Runners in this year's Boston Marathon will have their every move tracked by Compaq Computer and Nextel Communications. The two companies will provide a wireless network that will monitor every registered participant in the 106th B.A.A. Boston Marathon this April 15. Tiny computer chips will be attached to the running shoes or wheelchairs of all participants, transmitting their location as they cross sensor mats placed at intervals along the course. The system will use 22 Compaq iPAQ Pocket PCs and Nextel modems to relay the information to 22 Compaq volunteers wearing red shirts with "Ask Me About Your Runner" emblazoned on them. The "Compaq Athlete Search System" will also provide information about runners at http://www.botsonmarathon.org, allowing anyone in the world to track a participant with only a name or bib number. --Tiffany Kary, Special to ZDNet News
The chipmaker's putting its research muscle into adding communications functions to microprocessors, says Intel CTO Pat Gelsinger--think tiny radios on a chip.
Three new programmable network chips, based on the XScale processor, should help the 'sick' communications industry cope with cutting costs, says Intel General Manager Sean Maloney.
Intel announced a chip that lets server- and network-card manufacturers build two 1-gigabit-per-second Ethernet ports into their servers. Most servers today come with network connections one tenth that speed. In addition to the two-port 82546EB chip for servers, Intel released the one-port 82545EM gigabit Ethernet controller chip for workstations and the one-port 82540EM for desktop computers. The chips, currently still in prototype stage, will cost $89.95, $59.95 and $34.95 each. The workstation and server models support the higher-speed PCI-X data-communication standard. --Stephen Shankland, Special to ZDNet News
Big Blue's Semiconductor Division says its so-called 210GHz transistors are ready to roll on network chips. They will eventually be able to run at speeds of 110GHz or faster.
Wasabi Systems, a start-up that hopes to make a version of the NetBSD version of Unix for non-PC "embedded" computing devices such as network routers, has raised $2 million in a first round of funding, the company said Tuesday. Newlight Associates, which committed $1.5 million, led the round. Additional funds are expected in the next 60 days, the New York company said. Embedded software leader Wind River Systems had hoped to commercialize FreeBSD, a close relative of NetBSD, but abandoned the effort. However, Wasabi hired a former Wind River employee who ported BSD to Intel's Xscale chips. --Stephen Shankland, Special to ZDNet News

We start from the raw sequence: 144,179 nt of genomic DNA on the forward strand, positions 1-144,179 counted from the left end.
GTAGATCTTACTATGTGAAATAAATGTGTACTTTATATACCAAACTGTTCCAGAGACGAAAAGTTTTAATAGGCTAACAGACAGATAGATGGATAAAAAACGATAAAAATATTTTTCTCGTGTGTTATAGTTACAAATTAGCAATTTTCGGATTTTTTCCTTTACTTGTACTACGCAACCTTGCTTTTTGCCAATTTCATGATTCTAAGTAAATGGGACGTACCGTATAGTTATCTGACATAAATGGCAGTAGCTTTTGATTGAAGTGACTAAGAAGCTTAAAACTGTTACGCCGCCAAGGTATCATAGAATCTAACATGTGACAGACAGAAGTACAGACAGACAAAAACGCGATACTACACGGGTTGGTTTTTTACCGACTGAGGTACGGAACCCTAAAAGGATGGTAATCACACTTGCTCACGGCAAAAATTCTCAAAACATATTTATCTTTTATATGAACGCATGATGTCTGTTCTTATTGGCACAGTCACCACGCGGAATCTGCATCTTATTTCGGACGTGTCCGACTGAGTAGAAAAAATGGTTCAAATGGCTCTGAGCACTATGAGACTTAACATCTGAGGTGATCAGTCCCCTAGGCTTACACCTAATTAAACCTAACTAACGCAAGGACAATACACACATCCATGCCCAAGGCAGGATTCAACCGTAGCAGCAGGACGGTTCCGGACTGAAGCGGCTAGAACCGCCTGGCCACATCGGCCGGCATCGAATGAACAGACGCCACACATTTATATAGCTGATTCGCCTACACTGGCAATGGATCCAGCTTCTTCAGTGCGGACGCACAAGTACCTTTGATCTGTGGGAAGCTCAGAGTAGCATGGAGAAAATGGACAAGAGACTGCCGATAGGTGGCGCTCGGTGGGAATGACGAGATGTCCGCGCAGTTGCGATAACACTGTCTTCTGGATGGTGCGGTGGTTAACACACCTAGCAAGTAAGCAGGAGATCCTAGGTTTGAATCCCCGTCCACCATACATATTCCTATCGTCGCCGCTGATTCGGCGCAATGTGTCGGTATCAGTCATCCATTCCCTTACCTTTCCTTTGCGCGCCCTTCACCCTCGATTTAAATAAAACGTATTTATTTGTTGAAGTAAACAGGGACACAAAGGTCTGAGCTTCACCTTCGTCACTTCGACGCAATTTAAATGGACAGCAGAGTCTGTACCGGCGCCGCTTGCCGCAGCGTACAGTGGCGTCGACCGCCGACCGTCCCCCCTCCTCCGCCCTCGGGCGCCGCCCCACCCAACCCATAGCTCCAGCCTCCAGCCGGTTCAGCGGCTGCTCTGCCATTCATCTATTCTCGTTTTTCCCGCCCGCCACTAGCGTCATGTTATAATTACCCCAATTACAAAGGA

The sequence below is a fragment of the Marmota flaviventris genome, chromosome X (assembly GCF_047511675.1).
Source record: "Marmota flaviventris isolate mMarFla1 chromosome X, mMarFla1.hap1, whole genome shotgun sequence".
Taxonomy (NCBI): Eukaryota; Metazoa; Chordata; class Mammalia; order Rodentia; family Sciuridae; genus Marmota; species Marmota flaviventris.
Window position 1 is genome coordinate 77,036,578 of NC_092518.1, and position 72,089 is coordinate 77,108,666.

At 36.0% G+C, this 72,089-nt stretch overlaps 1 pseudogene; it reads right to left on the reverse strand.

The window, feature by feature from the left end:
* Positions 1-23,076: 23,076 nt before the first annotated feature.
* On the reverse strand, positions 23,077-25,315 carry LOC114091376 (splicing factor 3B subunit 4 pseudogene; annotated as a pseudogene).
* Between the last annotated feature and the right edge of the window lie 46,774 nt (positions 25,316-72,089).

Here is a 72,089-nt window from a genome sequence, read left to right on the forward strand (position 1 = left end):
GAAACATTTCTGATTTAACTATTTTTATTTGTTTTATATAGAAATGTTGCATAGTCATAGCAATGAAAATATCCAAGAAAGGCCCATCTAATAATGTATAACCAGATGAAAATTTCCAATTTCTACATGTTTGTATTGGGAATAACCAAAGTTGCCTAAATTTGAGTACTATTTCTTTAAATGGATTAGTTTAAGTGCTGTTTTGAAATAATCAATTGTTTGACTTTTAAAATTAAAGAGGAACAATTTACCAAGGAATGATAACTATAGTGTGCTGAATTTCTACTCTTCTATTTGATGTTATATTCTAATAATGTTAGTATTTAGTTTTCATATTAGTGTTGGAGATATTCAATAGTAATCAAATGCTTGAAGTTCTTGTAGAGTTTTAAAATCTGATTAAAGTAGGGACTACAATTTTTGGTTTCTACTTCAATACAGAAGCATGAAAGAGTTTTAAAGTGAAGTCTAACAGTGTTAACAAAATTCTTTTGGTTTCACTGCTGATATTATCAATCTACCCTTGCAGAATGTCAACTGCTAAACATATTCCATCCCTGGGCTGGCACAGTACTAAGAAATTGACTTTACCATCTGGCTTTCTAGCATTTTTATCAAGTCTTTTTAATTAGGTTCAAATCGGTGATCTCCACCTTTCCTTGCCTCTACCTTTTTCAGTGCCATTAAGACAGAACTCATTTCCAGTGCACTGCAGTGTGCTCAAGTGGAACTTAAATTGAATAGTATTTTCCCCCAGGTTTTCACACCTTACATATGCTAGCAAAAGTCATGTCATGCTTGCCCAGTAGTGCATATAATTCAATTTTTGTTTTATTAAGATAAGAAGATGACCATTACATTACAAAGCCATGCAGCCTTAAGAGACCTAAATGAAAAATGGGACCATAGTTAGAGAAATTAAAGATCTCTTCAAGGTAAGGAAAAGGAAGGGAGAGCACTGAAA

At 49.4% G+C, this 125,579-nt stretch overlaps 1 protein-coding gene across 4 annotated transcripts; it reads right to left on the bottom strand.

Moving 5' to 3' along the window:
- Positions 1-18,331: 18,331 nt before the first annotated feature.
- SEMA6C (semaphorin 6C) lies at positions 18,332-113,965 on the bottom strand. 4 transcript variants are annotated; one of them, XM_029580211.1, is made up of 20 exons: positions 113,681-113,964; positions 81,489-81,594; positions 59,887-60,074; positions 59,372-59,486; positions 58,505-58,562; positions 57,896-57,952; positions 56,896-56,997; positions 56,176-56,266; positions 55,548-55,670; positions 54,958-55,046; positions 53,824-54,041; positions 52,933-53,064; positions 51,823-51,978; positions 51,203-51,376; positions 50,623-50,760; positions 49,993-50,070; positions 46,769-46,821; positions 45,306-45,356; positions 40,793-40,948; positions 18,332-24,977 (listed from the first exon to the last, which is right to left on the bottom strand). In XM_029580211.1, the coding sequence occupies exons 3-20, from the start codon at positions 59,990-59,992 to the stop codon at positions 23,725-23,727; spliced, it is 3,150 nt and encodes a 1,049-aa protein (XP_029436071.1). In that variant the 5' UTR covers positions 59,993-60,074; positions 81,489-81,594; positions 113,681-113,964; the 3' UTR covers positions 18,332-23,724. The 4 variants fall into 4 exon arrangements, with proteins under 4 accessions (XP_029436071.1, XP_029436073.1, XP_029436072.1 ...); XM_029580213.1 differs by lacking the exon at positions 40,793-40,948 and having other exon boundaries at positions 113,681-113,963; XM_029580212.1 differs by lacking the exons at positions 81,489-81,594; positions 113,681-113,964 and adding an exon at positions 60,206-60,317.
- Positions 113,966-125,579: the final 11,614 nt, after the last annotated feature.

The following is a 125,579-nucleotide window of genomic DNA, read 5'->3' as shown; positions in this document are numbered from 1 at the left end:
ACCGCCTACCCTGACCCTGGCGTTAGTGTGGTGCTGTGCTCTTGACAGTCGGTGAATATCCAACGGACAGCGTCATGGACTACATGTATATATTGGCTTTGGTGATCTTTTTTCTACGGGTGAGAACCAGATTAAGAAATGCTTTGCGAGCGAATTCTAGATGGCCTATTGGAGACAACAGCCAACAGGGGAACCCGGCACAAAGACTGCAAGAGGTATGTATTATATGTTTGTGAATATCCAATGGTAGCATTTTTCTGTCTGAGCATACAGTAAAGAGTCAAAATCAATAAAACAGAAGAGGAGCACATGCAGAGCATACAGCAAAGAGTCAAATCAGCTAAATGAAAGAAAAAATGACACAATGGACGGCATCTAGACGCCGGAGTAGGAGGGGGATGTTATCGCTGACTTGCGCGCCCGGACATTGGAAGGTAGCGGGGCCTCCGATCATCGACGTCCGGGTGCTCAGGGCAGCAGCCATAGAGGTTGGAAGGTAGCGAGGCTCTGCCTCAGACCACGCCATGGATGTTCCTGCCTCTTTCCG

NEW YORK--Sun Microsystems has hired Lineo to bring Linux and related programming tools to Sun's UltraSparc IIe processor for "embedded" computing devices such as network routers or digital TV sets, the companies announced Tuesday at the LinuxWorld Conference and Expo. Versions of Linux already exist for UltraSparc chips, but few companies provide support at present. Sun said it hopes the partnership will help Sun's chips gain more widespread use in embedded devices, which more frequently use chips from ARM Holdings, MIPS or Motorola. A royalty-free version of Embedix, Lineo's version of Linux, will be available in the first quarter of 2002. A software-development kit, for which Lineo charges, is expected by the third quarter. --Stephen Shankland, Special to ZDNet News
Hewlett-Packard has licensed API NetWorks' HyperTransport designs for high-speed connections between chips, API said Monday. The technology, originally created at Advanced Micro Devices, is intended to create bridges between system components such as CPUs and high-speed network subsystems.